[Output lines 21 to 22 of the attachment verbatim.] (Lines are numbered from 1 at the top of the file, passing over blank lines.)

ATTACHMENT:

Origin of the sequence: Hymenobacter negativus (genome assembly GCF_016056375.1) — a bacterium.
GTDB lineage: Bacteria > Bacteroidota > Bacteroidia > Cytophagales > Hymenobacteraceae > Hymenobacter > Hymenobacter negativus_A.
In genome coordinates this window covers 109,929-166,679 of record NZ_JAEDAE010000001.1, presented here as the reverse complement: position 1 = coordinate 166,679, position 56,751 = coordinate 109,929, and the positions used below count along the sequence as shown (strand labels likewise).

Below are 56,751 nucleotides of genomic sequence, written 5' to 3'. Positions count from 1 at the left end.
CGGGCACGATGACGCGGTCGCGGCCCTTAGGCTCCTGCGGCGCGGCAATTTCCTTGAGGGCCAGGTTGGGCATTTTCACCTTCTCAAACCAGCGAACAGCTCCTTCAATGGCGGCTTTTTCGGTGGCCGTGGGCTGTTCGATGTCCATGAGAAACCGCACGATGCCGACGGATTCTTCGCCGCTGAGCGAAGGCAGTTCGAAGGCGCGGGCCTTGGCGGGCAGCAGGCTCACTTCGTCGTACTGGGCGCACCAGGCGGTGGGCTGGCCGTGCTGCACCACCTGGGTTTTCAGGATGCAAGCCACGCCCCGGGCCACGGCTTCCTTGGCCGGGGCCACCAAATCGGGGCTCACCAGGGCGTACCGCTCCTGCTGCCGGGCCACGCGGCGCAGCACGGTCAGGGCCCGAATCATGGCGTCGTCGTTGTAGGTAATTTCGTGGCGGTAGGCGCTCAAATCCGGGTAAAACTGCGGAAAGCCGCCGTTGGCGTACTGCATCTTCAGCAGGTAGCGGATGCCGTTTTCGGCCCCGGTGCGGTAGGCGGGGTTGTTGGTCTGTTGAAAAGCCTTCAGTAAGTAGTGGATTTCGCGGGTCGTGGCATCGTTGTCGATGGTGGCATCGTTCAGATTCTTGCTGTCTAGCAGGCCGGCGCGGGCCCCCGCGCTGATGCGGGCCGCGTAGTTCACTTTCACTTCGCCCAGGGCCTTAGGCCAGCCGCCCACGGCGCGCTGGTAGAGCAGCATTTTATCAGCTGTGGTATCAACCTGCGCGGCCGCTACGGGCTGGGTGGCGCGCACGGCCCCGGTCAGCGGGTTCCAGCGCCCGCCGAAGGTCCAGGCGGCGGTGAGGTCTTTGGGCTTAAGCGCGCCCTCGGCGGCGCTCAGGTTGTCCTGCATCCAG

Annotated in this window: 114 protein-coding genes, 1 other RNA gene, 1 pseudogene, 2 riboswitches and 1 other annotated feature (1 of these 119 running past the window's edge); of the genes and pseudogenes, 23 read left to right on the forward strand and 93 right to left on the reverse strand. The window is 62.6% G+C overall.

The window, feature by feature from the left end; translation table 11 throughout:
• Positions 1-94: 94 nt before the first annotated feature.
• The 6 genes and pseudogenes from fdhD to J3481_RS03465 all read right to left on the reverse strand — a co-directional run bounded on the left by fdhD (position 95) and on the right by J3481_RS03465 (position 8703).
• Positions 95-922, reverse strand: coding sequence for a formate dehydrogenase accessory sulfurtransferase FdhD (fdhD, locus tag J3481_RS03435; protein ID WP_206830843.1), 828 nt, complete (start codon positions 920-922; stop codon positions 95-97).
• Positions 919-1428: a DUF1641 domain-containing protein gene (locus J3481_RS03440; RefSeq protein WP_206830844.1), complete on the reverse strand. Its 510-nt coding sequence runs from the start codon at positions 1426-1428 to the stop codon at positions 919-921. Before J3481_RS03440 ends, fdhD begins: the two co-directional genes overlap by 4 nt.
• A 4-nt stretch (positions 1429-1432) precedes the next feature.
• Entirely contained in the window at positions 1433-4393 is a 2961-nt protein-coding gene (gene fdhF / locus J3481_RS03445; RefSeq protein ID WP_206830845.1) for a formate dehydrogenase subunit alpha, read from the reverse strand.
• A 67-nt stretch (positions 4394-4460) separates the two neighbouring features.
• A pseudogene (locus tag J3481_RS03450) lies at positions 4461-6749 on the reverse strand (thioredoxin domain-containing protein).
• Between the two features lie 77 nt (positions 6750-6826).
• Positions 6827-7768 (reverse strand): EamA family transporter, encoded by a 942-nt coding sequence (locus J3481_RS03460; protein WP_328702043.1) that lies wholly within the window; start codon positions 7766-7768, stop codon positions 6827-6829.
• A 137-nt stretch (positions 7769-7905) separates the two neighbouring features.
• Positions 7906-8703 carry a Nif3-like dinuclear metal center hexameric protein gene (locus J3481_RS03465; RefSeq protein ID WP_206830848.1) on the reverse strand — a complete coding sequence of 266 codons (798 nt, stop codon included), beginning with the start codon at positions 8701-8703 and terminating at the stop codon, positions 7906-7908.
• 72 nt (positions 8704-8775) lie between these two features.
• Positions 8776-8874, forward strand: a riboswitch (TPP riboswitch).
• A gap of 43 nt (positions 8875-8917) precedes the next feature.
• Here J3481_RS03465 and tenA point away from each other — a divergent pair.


• Positions 8776-8874, forward strand: a riboswitch (TPP riboswitch).
• A gap of 43 nt (positions 8875-8917) precedes the next feature.